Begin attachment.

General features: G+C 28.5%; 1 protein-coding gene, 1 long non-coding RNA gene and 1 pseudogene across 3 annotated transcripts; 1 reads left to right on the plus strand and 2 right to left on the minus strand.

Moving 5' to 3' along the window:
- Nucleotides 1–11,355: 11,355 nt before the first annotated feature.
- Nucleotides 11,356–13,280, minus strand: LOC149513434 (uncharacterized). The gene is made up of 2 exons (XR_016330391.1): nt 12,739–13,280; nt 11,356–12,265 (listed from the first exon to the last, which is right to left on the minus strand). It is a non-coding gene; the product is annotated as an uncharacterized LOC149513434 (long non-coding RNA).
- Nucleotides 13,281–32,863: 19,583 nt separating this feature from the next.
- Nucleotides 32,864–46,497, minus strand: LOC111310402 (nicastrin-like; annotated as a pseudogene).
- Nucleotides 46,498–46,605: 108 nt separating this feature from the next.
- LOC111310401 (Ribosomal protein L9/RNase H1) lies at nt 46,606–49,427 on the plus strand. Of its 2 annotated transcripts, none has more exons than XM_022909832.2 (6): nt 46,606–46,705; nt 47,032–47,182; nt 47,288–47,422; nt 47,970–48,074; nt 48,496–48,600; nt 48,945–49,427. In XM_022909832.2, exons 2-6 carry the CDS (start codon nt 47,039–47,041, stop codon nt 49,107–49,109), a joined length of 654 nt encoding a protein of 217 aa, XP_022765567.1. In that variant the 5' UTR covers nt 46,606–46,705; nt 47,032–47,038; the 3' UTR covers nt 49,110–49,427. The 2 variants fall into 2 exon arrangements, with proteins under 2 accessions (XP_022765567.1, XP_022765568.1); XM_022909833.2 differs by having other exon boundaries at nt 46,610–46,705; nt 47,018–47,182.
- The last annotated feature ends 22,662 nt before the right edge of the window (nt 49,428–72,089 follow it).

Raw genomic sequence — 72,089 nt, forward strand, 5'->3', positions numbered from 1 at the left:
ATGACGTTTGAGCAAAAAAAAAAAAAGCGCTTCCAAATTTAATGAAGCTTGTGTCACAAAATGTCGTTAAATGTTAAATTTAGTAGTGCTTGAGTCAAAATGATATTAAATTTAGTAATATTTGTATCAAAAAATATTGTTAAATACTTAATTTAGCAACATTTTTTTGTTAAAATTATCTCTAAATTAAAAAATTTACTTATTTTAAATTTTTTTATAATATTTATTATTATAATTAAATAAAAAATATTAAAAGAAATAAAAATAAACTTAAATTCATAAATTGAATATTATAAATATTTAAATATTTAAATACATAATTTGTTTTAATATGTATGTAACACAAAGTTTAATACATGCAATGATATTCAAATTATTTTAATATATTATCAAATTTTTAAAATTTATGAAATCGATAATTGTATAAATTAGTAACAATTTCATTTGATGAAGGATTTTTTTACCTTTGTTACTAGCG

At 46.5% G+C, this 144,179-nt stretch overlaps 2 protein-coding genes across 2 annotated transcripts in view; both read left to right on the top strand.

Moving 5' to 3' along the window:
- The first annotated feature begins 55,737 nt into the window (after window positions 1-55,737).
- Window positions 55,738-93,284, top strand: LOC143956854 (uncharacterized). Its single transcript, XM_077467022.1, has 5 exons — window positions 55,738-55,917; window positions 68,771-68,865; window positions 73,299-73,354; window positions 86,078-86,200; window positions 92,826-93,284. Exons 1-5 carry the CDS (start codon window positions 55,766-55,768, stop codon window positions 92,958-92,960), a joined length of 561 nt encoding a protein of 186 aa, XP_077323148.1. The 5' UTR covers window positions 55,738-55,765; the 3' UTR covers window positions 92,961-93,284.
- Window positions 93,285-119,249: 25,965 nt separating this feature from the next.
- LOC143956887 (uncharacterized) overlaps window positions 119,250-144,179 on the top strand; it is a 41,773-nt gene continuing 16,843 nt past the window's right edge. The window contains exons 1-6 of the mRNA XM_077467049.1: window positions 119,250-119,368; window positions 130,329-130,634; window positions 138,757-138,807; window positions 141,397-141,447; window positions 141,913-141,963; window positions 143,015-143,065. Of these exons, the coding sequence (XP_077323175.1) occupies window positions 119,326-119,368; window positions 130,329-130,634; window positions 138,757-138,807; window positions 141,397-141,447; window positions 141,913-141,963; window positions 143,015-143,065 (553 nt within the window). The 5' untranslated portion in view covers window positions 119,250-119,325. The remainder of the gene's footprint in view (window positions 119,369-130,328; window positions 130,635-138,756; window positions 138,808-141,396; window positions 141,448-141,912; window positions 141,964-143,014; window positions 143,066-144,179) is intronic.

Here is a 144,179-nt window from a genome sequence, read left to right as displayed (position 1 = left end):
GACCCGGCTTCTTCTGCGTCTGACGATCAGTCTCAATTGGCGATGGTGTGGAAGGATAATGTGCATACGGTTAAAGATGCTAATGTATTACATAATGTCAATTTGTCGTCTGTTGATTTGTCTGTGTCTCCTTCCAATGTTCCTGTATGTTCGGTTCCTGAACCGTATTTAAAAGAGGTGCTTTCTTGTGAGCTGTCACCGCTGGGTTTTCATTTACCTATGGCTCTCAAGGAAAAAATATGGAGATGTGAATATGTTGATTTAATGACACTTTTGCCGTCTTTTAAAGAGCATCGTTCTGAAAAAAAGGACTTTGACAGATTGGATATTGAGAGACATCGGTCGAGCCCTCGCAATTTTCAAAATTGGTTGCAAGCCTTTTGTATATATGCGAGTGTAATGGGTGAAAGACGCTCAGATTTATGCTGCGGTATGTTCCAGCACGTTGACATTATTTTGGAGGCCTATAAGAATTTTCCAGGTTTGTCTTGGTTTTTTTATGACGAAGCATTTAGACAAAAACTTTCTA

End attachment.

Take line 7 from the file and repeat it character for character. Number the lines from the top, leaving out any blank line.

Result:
- Nucleotides 46,498–46,605: 108 nt separating this feature from the next.